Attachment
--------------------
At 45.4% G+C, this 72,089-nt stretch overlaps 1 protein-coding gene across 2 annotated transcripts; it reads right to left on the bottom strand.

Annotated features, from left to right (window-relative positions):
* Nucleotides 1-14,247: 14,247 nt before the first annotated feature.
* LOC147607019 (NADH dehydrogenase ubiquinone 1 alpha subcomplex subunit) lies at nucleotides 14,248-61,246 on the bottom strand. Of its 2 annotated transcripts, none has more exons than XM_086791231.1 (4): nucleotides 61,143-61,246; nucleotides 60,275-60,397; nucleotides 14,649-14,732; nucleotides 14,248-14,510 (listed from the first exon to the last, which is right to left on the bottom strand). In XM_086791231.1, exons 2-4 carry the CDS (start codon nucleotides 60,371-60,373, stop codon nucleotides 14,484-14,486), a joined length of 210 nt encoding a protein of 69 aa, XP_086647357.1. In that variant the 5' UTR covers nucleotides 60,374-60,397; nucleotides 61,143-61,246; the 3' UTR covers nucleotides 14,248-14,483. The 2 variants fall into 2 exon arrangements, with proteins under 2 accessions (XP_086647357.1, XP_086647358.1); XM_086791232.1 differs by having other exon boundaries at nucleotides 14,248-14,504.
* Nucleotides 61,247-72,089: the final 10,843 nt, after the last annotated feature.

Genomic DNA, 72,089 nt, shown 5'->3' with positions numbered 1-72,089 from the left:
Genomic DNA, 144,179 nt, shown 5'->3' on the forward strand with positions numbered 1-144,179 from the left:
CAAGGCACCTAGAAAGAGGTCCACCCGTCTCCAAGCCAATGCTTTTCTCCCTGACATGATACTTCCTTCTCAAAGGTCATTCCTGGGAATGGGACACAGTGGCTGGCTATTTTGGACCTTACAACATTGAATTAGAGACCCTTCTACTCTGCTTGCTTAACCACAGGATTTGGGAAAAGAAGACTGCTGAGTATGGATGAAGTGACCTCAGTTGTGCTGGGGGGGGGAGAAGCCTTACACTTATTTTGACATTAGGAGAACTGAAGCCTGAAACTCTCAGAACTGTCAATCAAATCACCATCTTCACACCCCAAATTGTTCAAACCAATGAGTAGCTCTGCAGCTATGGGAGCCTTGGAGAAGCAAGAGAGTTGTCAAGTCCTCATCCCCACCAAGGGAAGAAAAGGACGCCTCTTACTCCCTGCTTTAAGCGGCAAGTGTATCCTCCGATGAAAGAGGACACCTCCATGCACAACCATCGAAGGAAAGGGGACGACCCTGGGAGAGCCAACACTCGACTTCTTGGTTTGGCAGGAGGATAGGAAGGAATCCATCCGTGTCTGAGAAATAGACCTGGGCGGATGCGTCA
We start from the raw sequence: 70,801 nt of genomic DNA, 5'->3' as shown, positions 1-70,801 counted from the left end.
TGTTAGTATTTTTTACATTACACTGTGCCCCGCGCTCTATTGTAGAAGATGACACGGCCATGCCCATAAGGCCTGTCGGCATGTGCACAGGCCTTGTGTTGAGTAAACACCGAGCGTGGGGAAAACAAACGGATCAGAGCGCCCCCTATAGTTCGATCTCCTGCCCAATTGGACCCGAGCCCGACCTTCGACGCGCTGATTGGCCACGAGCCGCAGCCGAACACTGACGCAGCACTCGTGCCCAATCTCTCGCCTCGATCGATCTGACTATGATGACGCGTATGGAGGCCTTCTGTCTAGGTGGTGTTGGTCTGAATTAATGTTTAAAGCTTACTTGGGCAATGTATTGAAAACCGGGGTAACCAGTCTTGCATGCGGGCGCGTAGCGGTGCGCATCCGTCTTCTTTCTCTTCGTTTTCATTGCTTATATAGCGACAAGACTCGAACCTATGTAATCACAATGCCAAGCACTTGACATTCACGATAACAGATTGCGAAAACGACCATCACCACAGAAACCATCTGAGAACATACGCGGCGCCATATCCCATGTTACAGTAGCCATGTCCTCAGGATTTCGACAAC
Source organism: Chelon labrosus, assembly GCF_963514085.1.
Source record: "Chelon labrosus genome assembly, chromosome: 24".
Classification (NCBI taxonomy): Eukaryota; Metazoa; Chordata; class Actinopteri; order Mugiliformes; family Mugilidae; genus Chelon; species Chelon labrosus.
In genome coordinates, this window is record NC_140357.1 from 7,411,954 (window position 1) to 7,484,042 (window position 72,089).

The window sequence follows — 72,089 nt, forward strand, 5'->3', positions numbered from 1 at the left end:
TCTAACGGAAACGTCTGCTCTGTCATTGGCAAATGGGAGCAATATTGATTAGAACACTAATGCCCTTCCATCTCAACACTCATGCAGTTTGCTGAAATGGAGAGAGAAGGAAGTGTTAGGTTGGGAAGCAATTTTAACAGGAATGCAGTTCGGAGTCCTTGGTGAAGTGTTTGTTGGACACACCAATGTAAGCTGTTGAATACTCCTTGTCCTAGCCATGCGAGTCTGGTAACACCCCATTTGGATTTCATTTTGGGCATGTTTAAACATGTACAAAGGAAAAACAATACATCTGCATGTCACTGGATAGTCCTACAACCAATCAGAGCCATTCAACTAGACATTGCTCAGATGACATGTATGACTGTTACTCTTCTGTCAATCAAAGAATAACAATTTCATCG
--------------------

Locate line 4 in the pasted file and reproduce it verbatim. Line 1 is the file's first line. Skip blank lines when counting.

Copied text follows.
* LOC147607019 (NADH dehydrogenase ubiquinone 1 alpha subcomplex subunit) lies at nucleotides 14,248-61,246 on the bottom strand. Of its 2 annotated transcripts, none has more exons than XM_086791231.1 (4): nucleotides 61,143-61,246; nucleotides 60,275-60,397; nucleotides 14,649-14,732; nucleotides 14,248-14,510 (listed from the first exon to the last, which is right to left on the bottom strand). In XM_086791231.1, exons 2-4 carry the CDS (start codon nucleotides 60,371-60,373, stop codon nucleotides 14,484-14,486), a joined length of 210 nt encoding a protein of 69 aa, XP_086647357.1. In that variant the 5' UTR covers nucleotides 60,374-60,397; nucleotides 61,143-61,246; the 3' UTR covers nucleotides 14,248-14,483. The 2 variants fall into 2 exon arrangements, with proteins under 2 accessions (XP_086647357.1, XP_086647358.1); XM_086791232.1 differs by having other exon boundaries at nucleotides 14,248-14,504.